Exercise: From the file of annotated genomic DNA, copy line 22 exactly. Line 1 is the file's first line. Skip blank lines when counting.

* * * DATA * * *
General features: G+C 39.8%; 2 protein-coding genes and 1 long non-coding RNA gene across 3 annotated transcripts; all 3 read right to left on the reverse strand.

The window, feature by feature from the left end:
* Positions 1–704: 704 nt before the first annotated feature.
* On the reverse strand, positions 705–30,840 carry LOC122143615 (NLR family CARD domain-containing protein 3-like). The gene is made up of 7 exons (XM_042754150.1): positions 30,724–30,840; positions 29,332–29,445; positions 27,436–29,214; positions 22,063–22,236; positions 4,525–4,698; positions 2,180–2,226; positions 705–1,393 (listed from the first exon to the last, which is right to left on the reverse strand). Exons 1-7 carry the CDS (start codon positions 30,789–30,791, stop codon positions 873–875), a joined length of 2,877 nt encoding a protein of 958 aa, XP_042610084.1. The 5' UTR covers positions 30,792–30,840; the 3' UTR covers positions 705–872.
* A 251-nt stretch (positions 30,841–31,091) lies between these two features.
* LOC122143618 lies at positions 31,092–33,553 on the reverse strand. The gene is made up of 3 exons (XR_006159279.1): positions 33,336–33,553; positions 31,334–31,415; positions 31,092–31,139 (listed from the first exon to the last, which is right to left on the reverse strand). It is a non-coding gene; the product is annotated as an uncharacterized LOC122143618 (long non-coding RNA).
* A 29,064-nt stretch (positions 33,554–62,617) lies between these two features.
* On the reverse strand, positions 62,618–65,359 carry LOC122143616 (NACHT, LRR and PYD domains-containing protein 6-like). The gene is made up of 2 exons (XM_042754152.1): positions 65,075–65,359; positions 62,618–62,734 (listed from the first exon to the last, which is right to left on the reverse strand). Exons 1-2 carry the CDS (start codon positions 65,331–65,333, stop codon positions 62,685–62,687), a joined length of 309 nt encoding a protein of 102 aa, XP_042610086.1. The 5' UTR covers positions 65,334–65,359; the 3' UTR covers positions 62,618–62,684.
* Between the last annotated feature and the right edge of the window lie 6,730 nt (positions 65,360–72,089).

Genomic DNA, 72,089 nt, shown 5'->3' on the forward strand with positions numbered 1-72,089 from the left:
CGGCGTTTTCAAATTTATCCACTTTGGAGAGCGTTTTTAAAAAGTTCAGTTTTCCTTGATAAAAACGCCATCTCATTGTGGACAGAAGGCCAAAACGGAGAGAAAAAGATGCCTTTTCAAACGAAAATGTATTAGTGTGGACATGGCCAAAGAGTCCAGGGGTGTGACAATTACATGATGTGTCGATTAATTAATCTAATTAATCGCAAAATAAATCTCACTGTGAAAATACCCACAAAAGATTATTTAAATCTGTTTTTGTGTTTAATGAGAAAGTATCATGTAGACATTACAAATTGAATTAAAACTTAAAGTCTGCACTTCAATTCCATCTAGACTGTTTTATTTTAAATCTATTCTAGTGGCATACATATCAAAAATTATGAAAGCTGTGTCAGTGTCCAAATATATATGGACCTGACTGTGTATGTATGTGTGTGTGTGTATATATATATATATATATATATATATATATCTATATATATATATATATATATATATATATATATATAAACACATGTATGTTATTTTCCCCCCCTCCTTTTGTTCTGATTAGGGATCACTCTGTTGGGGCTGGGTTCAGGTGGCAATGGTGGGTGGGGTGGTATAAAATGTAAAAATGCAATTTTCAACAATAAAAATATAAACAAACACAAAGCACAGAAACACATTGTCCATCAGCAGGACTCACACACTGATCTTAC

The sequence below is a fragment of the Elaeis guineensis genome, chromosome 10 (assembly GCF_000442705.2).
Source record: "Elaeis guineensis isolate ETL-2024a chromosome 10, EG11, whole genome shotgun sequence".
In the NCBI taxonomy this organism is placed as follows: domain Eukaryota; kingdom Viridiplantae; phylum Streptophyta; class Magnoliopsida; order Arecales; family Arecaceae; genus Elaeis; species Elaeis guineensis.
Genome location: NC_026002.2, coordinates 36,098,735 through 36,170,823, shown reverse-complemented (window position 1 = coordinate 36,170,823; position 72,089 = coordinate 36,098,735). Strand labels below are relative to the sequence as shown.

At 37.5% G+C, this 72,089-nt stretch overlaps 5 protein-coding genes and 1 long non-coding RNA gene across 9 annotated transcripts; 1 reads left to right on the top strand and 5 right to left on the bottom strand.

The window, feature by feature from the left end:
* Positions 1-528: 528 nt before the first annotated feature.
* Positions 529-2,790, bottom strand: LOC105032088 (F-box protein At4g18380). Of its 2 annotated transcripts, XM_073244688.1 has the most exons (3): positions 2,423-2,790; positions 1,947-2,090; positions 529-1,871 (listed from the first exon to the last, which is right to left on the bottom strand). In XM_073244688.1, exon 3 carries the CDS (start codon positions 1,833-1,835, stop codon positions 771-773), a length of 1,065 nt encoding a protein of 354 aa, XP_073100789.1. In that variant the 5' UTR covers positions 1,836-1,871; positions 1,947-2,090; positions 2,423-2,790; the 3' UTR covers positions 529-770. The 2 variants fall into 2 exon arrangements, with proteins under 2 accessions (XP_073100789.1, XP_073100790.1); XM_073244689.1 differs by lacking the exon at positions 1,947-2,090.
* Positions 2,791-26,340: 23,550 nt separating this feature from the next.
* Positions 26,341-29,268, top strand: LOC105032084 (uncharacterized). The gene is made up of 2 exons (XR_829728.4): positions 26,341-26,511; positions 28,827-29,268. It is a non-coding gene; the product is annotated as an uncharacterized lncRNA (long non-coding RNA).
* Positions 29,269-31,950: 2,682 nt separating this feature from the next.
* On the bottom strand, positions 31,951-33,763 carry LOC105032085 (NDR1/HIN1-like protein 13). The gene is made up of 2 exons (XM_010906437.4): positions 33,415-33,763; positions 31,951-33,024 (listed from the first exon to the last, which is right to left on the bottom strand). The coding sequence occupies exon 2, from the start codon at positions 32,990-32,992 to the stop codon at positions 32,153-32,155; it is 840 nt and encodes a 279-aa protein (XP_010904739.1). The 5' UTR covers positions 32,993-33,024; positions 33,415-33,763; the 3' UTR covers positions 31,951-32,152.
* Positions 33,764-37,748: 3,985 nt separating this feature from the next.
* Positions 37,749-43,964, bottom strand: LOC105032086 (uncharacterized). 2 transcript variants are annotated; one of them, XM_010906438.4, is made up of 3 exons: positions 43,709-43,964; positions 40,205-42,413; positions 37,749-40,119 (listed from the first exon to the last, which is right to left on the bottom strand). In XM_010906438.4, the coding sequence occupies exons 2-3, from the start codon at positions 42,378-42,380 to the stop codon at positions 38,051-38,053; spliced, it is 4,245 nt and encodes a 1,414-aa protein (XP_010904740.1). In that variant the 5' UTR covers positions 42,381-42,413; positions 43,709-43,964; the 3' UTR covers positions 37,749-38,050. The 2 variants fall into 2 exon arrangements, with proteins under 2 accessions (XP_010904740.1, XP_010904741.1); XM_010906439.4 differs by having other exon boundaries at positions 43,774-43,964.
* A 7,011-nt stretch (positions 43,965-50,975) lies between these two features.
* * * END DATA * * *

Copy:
* Positions 29,269-31,950: 2,682 nt separating this feature from the next.